Commercial and residential landlords in Florida obviously depend upon the incoming periodic rent payments as guaranteed by their leases with tenants. A favorite tactic of a tenant who longer wishes to abide by the terms of the lease is to stop paying rent by claiming that a constructive eviction has taken place.

A constructive eviction is a valid mechanism under Florida law for a tenant to stop paying rent when there is a serious issue with the property making it uninhabitable, but in many cases a tenant will simply claim a constructive eviction as a pretext to stop paying rent when they want to move elsewhere. Here is an overview of the various ways to defend against a constructive eviction action by a tenant, and you should speak with a landlord/tenant real estate attorney in Florida for further insight and counsel on your specific situation.


Florida courts will impose two duties upon most all lease agreements, regardless of whether the duties are mentioned in the lease itself: 1) an implied covenant of quiet enjoyment, and 2) an implied warranty of habitability. The implied covenant of quiet enjoyment means that the tenant will be able to enjoy the property in peace, and the implied warranty of habitability means the premises are reasonably safe for living. In addition, a lease may require specific provisions related to repair and maintenance.

When one of these duties is violated, the tenant should inform the landlord of the problem in writing and give the landlord a reasonable amount of time to remedy the issue. If the landlord fails to do so, the tenant may then vacate the premises. At that point, the tenant will be able to stop paying any remaining rent payments due under the lease under the theory that a constructive eviction has taken place.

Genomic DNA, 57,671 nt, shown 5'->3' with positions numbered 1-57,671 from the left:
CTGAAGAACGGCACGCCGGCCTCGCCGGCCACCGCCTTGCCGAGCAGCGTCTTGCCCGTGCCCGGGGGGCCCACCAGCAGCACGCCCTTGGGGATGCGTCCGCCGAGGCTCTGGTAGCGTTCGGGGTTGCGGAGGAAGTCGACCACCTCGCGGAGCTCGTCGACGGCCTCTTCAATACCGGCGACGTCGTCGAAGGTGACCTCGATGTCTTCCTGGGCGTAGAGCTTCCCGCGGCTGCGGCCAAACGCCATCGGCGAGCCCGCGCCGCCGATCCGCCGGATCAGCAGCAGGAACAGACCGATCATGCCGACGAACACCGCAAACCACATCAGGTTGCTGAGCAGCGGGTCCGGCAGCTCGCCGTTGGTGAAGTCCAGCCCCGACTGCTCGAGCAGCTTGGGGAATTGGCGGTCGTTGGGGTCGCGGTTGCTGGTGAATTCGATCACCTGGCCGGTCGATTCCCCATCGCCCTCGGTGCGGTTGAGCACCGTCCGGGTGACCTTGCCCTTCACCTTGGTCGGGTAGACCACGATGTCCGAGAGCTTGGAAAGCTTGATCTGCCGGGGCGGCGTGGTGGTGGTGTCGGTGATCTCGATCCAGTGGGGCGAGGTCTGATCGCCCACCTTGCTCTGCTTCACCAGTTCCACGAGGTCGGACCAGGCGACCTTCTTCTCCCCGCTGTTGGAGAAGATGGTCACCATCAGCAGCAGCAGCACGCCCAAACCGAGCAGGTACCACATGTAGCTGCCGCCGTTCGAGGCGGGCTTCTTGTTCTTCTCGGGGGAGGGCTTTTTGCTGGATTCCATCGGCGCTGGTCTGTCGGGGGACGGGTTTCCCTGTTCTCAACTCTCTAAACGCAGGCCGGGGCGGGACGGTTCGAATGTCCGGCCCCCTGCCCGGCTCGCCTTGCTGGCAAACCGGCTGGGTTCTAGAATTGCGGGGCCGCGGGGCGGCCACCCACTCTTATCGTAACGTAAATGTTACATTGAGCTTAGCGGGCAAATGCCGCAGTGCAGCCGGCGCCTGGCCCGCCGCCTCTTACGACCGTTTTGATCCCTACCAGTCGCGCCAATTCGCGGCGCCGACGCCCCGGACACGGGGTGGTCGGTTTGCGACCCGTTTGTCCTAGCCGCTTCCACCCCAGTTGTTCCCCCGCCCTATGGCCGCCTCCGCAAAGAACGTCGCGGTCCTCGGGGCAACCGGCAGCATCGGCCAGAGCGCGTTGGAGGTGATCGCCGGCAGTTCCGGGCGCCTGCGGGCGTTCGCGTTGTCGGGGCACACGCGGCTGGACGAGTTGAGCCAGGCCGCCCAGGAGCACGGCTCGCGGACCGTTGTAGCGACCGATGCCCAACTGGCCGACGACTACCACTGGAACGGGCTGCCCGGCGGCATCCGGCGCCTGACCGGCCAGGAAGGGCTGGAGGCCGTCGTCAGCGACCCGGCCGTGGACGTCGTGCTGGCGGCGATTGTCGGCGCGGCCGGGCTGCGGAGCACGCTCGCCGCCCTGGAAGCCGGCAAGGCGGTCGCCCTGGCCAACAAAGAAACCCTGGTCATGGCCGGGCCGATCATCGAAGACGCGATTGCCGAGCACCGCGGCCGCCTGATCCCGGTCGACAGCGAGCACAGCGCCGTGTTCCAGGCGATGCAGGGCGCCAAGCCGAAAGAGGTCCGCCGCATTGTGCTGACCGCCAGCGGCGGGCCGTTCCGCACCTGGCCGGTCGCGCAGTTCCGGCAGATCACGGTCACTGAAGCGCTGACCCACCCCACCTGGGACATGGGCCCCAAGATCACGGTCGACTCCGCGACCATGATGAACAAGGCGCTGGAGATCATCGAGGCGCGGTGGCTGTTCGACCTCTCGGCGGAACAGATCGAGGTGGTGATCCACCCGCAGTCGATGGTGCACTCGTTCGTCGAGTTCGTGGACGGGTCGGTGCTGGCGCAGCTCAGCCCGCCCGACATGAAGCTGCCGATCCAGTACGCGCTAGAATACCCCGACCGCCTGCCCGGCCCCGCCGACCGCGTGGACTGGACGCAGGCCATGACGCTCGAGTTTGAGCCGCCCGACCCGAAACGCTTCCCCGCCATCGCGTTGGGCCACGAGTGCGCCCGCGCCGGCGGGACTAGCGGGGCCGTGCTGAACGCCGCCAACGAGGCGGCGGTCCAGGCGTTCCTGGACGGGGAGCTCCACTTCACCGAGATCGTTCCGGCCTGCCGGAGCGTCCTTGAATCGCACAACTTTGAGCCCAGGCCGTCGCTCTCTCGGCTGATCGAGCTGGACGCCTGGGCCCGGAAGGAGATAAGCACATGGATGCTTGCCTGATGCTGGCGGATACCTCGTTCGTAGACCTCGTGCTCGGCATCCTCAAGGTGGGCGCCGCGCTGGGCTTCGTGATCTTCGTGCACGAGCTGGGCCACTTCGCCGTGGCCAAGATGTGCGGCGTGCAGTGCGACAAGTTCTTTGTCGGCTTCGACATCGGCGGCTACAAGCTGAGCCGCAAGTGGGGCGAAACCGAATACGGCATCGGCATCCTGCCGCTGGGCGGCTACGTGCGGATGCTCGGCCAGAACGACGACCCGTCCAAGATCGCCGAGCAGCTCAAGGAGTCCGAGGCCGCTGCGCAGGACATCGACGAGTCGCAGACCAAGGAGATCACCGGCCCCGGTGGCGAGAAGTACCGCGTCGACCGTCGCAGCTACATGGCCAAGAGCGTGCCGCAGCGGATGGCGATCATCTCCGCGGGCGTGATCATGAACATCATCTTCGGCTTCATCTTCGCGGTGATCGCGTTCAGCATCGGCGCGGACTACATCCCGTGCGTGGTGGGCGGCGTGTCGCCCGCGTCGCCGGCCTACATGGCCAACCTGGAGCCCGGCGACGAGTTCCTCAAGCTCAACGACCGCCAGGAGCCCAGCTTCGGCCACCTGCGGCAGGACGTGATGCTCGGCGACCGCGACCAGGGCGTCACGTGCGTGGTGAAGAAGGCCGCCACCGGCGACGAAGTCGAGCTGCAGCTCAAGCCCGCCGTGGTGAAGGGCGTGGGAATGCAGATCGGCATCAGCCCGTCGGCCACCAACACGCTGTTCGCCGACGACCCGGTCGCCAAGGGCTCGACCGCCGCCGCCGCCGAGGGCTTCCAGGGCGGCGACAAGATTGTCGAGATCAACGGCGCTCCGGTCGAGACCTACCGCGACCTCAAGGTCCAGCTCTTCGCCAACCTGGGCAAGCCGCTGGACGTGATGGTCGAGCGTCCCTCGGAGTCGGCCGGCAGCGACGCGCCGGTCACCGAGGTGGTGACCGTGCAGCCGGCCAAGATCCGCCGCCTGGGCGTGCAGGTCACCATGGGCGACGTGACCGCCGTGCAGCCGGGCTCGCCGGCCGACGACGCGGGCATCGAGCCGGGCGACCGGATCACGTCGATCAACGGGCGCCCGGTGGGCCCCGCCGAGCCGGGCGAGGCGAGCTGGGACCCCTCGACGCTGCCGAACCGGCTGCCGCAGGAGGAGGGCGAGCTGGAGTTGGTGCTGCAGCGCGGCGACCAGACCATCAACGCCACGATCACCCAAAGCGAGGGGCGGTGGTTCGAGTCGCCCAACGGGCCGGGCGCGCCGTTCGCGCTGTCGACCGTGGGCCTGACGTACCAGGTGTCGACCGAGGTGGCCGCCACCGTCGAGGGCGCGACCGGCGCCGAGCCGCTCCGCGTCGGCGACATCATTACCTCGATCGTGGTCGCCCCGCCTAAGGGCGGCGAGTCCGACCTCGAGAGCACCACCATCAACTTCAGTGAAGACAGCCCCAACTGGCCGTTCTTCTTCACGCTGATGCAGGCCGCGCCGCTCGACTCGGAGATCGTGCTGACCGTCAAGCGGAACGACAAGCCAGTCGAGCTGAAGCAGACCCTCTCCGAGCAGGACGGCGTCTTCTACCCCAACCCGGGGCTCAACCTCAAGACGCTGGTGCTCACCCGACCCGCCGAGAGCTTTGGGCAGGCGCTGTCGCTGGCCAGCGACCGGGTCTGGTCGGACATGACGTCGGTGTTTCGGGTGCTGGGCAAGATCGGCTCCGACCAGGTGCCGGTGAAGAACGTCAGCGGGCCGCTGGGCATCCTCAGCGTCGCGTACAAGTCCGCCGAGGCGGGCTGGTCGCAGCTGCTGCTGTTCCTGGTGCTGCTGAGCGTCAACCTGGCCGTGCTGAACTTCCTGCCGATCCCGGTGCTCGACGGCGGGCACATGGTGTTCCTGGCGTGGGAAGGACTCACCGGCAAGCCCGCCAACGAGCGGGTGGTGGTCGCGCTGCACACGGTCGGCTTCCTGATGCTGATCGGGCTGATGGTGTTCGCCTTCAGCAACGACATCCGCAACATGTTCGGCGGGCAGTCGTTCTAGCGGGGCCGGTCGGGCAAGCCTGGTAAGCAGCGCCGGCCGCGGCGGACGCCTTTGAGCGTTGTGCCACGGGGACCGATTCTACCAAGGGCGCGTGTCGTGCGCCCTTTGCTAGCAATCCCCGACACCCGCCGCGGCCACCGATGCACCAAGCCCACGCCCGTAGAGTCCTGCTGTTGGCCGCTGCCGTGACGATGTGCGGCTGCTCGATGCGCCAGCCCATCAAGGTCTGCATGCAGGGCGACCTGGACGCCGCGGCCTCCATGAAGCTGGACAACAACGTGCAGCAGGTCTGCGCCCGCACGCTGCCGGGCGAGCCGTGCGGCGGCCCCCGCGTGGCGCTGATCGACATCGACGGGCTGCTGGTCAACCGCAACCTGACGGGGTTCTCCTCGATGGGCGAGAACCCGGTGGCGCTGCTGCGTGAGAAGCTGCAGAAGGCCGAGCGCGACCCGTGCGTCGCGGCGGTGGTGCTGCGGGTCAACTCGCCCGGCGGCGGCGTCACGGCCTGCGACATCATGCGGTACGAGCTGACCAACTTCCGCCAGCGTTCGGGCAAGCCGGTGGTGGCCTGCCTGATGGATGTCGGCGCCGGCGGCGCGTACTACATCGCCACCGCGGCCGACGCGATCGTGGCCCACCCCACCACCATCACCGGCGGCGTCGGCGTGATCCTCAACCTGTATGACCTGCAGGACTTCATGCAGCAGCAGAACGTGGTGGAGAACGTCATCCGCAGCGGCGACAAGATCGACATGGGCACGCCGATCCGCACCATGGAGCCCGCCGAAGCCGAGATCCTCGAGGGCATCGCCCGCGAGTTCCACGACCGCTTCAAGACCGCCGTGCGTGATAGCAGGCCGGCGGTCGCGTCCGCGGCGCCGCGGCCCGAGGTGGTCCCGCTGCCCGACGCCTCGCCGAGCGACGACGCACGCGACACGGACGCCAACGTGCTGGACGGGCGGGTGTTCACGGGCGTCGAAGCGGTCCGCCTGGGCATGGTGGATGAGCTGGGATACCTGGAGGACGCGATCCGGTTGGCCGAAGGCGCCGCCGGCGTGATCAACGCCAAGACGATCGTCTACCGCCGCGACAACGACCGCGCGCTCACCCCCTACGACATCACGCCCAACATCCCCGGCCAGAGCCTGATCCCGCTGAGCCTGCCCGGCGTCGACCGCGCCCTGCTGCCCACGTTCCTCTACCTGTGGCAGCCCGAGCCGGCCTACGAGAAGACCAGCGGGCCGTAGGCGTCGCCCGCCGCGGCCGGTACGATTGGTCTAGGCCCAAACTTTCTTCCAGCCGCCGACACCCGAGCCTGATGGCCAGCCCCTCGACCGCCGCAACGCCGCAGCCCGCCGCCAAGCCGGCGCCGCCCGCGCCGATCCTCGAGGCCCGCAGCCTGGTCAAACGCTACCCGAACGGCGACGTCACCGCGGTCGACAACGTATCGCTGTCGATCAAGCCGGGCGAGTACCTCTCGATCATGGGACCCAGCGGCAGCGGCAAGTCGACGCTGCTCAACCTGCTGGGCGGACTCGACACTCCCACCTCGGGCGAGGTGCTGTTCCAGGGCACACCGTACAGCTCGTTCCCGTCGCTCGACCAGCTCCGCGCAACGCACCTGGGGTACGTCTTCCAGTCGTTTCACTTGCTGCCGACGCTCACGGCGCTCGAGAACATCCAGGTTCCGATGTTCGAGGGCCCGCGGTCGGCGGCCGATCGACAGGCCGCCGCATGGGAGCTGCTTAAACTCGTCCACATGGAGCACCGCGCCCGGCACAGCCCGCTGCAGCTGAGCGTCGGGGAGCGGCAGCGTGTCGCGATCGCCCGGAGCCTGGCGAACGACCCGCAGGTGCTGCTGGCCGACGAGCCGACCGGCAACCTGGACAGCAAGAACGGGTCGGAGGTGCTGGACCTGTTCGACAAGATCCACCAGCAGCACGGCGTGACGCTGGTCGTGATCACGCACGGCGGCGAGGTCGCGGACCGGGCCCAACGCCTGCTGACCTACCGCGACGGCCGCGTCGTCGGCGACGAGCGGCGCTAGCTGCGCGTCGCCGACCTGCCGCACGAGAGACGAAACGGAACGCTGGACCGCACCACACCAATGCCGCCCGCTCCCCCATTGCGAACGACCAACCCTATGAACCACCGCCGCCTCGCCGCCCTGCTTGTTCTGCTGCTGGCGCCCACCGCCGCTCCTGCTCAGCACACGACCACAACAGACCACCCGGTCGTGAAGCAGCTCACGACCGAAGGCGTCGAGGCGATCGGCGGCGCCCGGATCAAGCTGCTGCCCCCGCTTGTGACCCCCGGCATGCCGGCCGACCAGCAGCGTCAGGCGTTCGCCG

First off, if the tenant has informed you of an issue and there appears to be an intention to withhold rent, obviously the first thing you can and should do is take steps to determine whether the issue is legitimate.

If it is a requested repair or other issue relating to the safety of the property, you can speak with a landlord/tenant attorney to determine what your obligations are pursuant to the lease and Florida law. If the issue relates to the covenant of quiet enjoyment – for example a complaint about a noisy neighbor – you can also speak to an attorney regarding whether the problem rises to the level of a breach of your duty and what you can and/or should do to address it.

If the tenant has already begun to withhold rent, here are several potential defenses you can explore with the assistance of your attorney:

  • Did the tenant give appropriate notice regarding the underlying issue to be remedied? If not, there may not be a valid constructive eviction.
  • Was the underlying issue one that is sufficient to show that the implied covenant of quiet enjoyment was breached, that the premises were not reasonably safe, or that a significant repair was not made?
  • Did the tenant truly vacate the premises, or are they or their belongings still occupying the premises?

Again, speak with an attorney to determine your options in avoiding a successful constructive eviction action in Florida.


If you have any questions about landlord/tenant law in Florida, or you are seeking counsel in any other Florida real estate matter, contact Florida real estate attorney Ryan Mynard at +1-850-683-3940 today to get started.